Friday, June 29, 2012
How to feed yourself while writing open source software
About a month ago, Bryan Lunduke, a popular blogger and one of the hosts of The Linux Action Show, announced his desire to open source the software he wrote. Lunduke has released several popular software titles including Illumination Software Creator, 2299 The Game, and Linux Tycoon, all of which were released under a proprietary license.
Lunduke's goal was simple: generate at least $4,000 U.S. per month while he readily wrote, updated, and gave away his source code. At first, it seemed like it would work swimmingly. Lunduke met his initial funding goal in only 8 days and, as promised, placed all of his source code on GitHub. But, from there, things started to get iffy.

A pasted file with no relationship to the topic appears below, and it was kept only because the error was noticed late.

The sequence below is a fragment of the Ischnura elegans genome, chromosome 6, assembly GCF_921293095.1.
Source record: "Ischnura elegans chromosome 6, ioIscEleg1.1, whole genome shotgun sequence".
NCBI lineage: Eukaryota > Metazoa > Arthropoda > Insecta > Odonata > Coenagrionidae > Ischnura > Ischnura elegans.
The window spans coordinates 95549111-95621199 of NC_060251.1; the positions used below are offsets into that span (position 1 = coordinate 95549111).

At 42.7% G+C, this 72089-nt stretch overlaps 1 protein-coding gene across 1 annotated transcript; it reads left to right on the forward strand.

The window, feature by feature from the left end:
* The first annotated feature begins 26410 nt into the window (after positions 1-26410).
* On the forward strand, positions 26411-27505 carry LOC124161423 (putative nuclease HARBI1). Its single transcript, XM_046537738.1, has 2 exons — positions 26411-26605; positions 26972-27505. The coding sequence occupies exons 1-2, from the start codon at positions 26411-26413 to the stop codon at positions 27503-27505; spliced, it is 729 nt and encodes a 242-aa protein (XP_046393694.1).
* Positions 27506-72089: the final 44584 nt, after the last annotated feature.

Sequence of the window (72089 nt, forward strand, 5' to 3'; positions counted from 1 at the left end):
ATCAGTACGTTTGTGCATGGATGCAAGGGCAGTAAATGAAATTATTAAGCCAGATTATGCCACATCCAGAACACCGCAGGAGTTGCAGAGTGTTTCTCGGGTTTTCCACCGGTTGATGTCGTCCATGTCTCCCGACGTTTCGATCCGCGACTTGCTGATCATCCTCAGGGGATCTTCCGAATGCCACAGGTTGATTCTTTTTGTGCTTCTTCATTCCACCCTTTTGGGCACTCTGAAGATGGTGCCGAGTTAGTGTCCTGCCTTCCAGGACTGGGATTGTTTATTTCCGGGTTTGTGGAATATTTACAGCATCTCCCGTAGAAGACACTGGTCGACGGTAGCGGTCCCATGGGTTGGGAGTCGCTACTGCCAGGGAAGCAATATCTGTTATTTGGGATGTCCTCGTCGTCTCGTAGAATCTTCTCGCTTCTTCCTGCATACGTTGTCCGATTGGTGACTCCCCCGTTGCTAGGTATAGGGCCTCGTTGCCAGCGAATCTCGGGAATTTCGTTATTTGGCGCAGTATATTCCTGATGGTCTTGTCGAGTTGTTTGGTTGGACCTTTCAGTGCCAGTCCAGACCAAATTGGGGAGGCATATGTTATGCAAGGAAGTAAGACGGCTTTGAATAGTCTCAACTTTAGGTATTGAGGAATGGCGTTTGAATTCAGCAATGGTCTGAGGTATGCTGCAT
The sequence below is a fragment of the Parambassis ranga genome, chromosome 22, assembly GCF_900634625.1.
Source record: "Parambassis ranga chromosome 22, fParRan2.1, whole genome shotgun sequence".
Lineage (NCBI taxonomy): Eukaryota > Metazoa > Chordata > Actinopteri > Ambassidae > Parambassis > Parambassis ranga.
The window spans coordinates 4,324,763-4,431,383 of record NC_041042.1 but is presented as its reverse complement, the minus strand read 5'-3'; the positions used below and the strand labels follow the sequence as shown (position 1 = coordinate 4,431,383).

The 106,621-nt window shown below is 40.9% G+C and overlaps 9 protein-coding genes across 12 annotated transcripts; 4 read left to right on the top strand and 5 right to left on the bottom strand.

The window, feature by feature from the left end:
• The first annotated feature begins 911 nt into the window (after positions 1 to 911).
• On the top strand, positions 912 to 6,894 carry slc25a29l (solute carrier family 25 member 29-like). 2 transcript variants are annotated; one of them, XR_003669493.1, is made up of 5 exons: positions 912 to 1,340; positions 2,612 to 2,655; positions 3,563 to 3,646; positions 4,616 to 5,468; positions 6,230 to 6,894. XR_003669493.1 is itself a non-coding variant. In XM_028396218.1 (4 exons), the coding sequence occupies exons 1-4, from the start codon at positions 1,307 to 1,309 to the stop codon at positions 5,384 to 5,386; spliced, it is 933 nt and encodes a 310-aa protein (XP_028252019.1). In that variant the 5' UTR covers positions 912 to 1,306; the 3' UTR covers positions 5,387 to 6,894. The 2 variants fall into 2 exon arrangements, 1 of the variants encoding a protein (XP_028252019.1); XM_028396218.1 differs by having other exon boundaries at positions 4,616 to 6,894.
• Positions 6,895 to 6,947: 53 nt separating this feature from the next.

This week, in a series of posts to his blog, Lunduke announced that donations had fallen sharply and that he was seriously concerned. He also announced he was making some changes to his model (an experiment, really, so we could have expected changes) to encourage people to donate. One of the most exciting changes in my opinion is his decision to sell the binaries of his software while continuing to give away the source code for free.
Personally, I think it's a brilliant idea and one that every single open source developer should consider as a way to generate continued revenue. It also allows you to live in the best of both worlds: (hopefully) making enough money by selling your software to feed your family while still giving back to the community. If there is an 'open source business model' I think this should be it.
Lunduke is innovating here. He's putting his money (and livelihood) where his mouth is in order to find or establish a solid open source business model. I commend him for it and I think we all should be this brave.
Good luck, Bryan. We're watching and cheering you on. And, hopefully, we're also buying and donating too!